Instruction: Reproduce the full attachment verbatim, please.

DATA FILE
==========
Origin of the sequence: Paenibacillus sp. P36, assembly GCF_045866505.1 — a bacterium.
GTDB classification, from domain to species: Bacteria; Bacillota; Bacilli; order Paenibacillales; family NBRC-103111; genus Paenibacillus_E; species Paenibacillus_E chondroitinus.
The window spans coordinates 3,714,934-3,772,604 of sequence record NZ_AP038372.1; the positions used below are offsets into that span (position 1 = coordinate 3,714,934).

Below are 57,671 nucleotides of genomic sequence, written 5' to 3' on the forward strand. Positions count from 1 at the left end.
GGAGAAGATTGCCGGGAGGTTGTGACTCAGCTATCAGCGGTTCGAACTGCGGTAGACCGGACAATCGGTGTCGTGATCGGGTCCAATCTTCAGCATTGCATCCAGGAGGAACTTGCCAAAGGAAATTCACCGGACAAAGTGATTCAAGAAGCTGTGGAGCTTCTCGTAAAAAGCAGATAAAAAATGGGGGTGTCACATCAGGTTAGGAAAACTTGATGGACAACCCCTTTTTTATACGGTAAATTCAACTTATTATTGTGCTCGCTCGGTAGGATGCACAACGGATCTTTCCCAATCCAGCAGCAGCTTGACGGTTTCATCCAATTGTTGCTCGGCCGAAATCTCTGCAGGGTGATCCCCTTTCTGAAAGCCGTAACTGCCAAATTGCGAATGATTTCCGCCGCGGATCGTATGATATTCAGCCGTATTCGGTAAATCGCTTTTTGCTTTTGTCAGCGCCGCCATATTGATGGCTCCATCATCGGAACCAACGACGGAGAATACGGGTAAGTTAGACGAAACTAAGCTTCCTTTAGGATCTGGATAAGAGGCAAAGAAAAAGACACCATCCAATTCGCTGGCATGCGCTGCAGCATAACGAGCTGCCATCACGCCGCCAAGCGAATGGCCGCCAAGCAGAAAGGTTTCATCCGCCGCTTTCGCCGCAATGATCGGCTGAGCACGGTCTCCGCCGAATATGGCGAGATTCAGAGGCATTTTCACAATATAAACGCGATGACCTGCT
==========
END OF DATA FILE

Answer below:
Origin of the sequence: Paenibacillus sp. P36, assembly GCF_045866505.1 — a bacterium.
GTDB classification, from domain to species: Bacteria; Bacillota; Bacilli; order Paenibacillales; family NBRC-103111; genus Paenibacillus_E; species Paenibacillus_E chondroitinus.
The window spans coordinates 3,714,934-3,772,604 of sequence record NZ_AP038372.1; the positions used below are offsets into that span (position 1 = coordinate 3,714,934).

Below are 57,671 nucleotides of genomic sequence, written 5' to 3' on the forward strand. Positions count from 1 at the left end.
GGAGAAGATTGCCGGGAGGTTGTGACTCAGCTATCAGCGGTTCGAACTGCGGTAGACCGGACAATCGGTGTCGTGATCGGGTCCAATCTTCAGCATTGCATCCAGGAGGAACTTGCCAAAGGAAATTCACCGGACAAAGTGATTCAAGAAGCTGTGGAGCTTCTCGTAAAAAGCAGATAAAAAATGGGGGTGTCACATCAGGTTAGGAAAACTTGATGGACAACCCCTTTTTTATACGGTAAATTCAACTTATTATTGTGCTCGCTCGGTAGGATGCACAACGGATCTTTCCCAATCCAGCAGCAGCTTGACGGTTTCATCCAATTGTTGCTCGGCCGAAATCTCTGCAGGGTGATCCCCTTTCTGAAAGCCGTAACTGCCAAATTGCGAATGATTTCCGCCGCGGATCGTATGATATTCAGCCGTATTCGGTAAATCGCTTTTTGCTTTTGTCAGCGCCGCCATATTGATGGCTCCATCATCGGAACCAACGACGGAGAATACGGGTAAGTTAGACGAAACTAAGCTTCCTTTAGGATCTGGATAAGAGGCAAAGAAAAAGACACCATCCAATTCGCTGGCATGCGCTGCAGCATAACGAGCTGCCATCACGCCGCCAAGCGAATGGCCGCCAAGCAGAAAGGTTTCATCCGCCGCTTTCGCCGCAATGATCGGCTGAGCACGGTCTCCGCCGAATATGGCGAGATTCAGAGGCATTTTCACAATATAAACGCGATGACCTGCT